• Legislation reducing financial, regulatory, and other barriers to facilitate the deployment of broadband equipment, 5G, advanced networks, as well as right of way, shared utility poles, trenching, and other actions;
• New Mexico’s continued application for all available and relevant federal government funds and grants for broadband;
• Implementation of the local, state, and federal procurement codes in a consistent, efficient and transparent manner that allows companies in New Mexico to effectively compete in the procurement process;
• Proactive investments in robust infrastructure programs that are essential for economic growth and prosperity including roads and highways, water, sewer, power, natural gas, and advanced telecommunications;
• Incentivizing New Mexico’s National Laboratories to create and continue community projects throughout the state, particularly those focused on technology transfer;
• Creation of an Apprenticeship Job Creation Tax Credit;
• Entrepreneurial mindset training as a component of the mandatory training for individuals drawing unemployment through the Department of Workforce Solutions;
• The creation of a research grants closing fund to help Universities and Colleges apply for and win proposals for research grants;
• Investments in Spaceport America infrastructure to attract new business to Southern NM;
• A sustainable process by which the state supports public-private investments to drive economic development;
• Infusing money into NMPartnership for overseas country representation and marketing to companies looking to on-shore or near-shore;
• Implementing new strategies to infuse money into retail, service and tourism industries, such as: liquor license reform, alcohol delivery, and allowing restaurants to sell New Mexico beer, wine and spirits to-go;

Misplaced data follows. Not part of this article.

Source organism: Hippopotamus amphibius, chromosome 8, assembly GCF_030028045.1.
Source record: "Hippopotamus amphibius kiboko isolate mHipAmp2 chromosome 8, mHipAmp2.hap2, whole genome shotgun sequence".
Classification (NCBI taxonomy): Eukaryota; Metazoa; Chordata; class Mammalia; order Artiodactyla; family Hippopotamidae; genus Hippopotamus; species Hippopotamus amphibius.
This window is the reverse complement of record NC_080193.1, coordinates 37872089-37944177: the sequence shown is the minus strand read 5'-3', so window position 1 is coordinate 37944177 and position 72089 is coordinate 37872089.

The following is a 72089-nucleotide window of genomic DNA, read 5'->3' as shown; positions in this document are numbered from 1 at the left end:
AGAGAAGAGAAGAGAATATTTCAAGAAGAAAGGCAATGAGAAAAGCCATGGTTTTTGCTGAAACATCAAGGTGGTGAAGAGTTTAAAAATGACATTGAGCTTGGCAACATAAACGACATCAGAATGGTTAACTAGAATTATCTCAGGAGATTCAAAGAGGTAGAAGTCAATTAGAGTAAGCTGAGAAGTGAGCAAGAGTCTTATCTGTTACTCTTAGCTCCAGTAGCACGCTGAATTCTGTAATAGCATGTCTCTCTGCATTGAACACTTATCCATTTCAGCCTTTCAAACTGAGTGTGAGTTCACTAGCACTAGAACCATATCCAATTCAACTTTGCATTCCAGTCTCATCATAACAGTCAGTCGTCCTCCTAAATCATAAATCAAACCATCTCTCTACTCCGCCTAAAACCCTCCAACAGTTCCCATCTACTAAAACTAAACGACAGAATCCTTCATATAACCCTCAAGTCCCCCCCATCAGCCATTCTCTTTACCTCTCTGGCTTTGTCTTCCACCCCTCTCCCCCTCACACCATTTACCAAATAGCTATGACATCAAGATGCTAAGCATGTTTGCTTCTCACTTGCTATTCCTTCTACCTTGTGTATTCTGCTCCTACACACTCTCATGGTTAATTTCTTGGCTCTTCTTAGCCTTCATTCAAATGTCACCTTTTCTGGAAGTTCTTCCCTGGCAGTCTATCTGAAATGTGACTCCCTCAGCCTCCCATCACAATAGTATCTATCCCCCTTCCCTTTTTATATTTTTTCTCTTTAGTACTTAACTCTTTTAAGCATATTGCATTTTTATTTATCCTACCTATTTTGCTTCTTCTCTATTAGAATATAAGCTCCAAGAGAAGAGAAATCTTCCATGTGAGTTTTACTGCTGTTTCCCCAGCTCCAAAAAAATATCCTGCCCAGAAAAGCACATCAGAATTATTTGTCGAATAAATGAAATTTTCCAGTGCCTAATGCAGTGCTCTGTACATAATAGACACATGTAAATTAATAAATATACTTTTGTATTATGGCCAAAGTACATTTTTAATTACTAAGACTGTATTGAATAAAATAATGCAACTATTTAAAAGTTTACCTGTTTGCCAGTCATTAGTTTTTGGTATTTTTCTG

• Providing grants/loans to small businesses for expenses like rent, payroll, and PPE using CARES Act funding or other state funding vehicles;
• Maintaining capital project financing even if it needs to shift to bond financing;
• Deregulating the process of getting New Mexico meat to New Mexico consumers;
• Creating a Governor’s commission to explore ways to expand economic development opportunities without violating the Anti-donation Clause; and,
• Adjust the legislative guidance to the State Investment Council to increase investments in sector-based companies and/or support for small businesses in New Mexico; and,
• A retiree attraction program.

Education & Workforce Development

NMCC SUPPORTS:

• Providing support to the pre-K-20 education system to address issues related to the COVID-19 Pandemic;
• Prioritizing educational funding, realizing that more than 50% of the State’s budget is dedicated to education. Special funding appropriations approved during the 2020 Legislative Session should be closely examined for optional funding mechanisms or timing changes, including such concepts as the Early Childhood Education and Care Fund, teacher raises, and K-5-Plus deployment,
• Sustaining current Career Technical Education (CTE) programs and existing collaborations between PED, Community and Branch Colleges, the State’s Workforce Boards and private sector industries targeted by Economic Development;
• Developing a public-private partnership between PED/HED and telecommunication providers in New Mexico, supported by state investments, to bring affordable broadband capacity to every region of the state. Regulatory hurdles that are preventing that build-out should be removed. The COVID-19 Pandemic exposed significant disparities that exist with respect to distance learning opportunities for rural New Mexico, Native American Tribes, and Pueblos, as well as some disadvantaged urban communities;
• Implementing new and/or existing programming for students that provides flexibility for distance learning, in case of school closures due to COVID;